9 Pitching Practices to Make You Shine in 2017 

By April Harter Enriquez

I shivered from the bone-chilling air as I pushed through lobby doors just blocks from the White House last month. After traveling to the 13th floor, I found a coat rack and deposited my peacoat (which, as a Southern Californian, I enjoy wearing once every few years), poured a hot cup of coffee, then entered the flag-lined walls of the National Press Club ballroom for eight hours of advanced media training at the PR News 2016 Media Relations Conference.

IMG_5154We covered live video, prepping for media interviews, social media crisis communication and more. One of the highlights was a panel of journalists moderated by pitching expert Michael Smart. I found myself scribbling notes in my crisp, blush-colored journal.

To my delight, the key takeaway was nothing new: In order to build authentic relationships with the media, influencers and your consumers, be considerate, honest and resourceful while delivering content that means something to them.

Now that I’ve recovered from the jet lag and stale pretzels, I’ve transcribed the jottings from my now-tattered journal to this handy list, chock-full of tips for being a reliable publicist in 2017.

Show, don’t tell. This tip comes from PR News panelist and Slate Magazine host Rebecca Sheir. Sheir expressed the importance of illustrating what your product, service or people do. For instance, at WordPop we work with a nonprofit that helps women launch or grow their businesses. To illustrate this, we pitch stories about the colorful day-to-day lives of female entrepreneurs. Where are they from? How did they get here?

Get my name right. When you’re trying to build a relationship with a reporter or digital influencer, take the time to read what they’re writing about. If you’re certain your pitch or press release aligns with their beat and audience, then pitch. Acknowledge their work and for goodness sake, get their name right!

Don’t be a bad egg. PR News panelist and The Washington Post Express reporter Kristen Page-Kirby said she gets 90 to 100 emails per day. She noted that there are days when she spots a couple of bad pitches and is inclined to keep clicking the delete button out of frustration. She noted that many PR pros aren’t very good at pitching, which hurts the entire industry. That’s why spending time on quality pitches is essential.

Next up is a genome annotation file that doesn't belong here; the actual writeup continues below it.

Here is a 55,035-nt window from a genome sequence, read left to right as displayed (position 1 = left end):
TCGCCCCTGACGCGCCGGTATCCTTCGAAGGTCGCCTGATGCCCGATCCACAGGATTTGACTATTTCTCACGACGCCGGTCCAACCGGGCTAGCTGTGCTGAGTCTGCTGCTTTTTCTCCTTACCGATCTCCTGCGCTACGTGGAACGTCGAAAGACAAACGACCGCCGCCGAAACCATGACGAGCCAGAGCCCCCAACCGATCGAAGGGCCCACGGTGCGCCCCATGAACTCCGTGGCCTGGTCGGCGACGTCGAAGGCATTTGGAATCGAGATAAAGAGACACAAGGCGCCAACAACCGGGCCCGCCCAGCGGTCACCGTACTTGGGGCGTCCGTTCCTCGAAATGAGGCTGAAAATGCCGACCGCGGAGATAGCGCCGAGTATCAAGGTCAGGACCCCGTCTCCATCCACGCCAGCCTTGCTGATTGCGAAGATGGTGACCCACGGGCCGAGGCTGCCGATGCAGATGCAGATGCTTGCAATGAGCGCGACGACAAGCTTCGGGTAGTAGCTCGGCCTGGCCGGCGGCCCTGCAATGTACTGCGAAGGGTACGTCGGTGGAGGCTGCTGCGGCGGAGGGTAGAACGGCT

Follow up. Sheir, Page-Kirby and fellow PR News panelist and Editor-in-Chief of Aviation Week John C. Anselmo all agreed that one email follow-up is appropriate. None prefer phone calls, which is consistent with the Cision State of the Media Report 2016 noting that 93 percent of reporters prefer email pitches, while about 2 percent prefer phone calls.

Get social. Most reporters do not want to be pitched on social media, however 73 percent of reporters do use social media for relationship building, according to the Cision State of the Media Report 2016. If it feels like an unsurmountable task to build relationships with hundreds or even dozens of reporters, start small. Panelist and veteran PR pro Michael Smart suggests spending 80 percent of your time on your top 20 percent of influencers.

Don’t be self-seeking. Don’t over-brand yourself or your company in a pitch. Mention your brand once, then focus on telling a story. Only use proper nouns when they are known (especially in a subject line), and try to avoid marketing terms like “product” and “market.”

Be colorful and concise. When pitching a reporter, use figurative and captive language in the subject line. Try to keep your message above the fold. Sheir noted that when using Outlook for email, she focuses on the content of the pitch that appears in the preview. The panelists agreed that a block of text is a bad idea when pitching. It’s better to break up the content into brief paragraphs and/or include bullets.

Provide supporting content. Although the panelists had varying preferences for how they like to receive digital content (video clips, audio clips, infographics and photos), they did agree that these resources are extremely helpful, especially in today’s visually-driven world. Visual content can be used on their news sites, and on social media where 62 percent of U.S. adults get their news today. If you have materials to provide, your best bet is to attach or embed low-res files with a link to high-res files. When pitching a TV spot, video files are especially valuable, particularly ones that go beyond the “talking head.”

Be relatable. When pitching a story to mainstream media, think about the reader. Meagan Phelan, executive director of the Science Press Package for the American Association of the Advancement of Science, said that her team creates infographics “no harder than a 5th grade level.” You or your client may be the leading expert in your field, but you must present your findings in such a way that people understand what you’re doing or offering.

April Harter Enriquez is the owner of WordPop Public Relations, a full-service public relations firm focused on female-led startups, homebuilders, wellness experts and professional-service organizations. Enriquez is the immediate past president of the San Diego Press Club and can be reached at april@wordpoppr.com.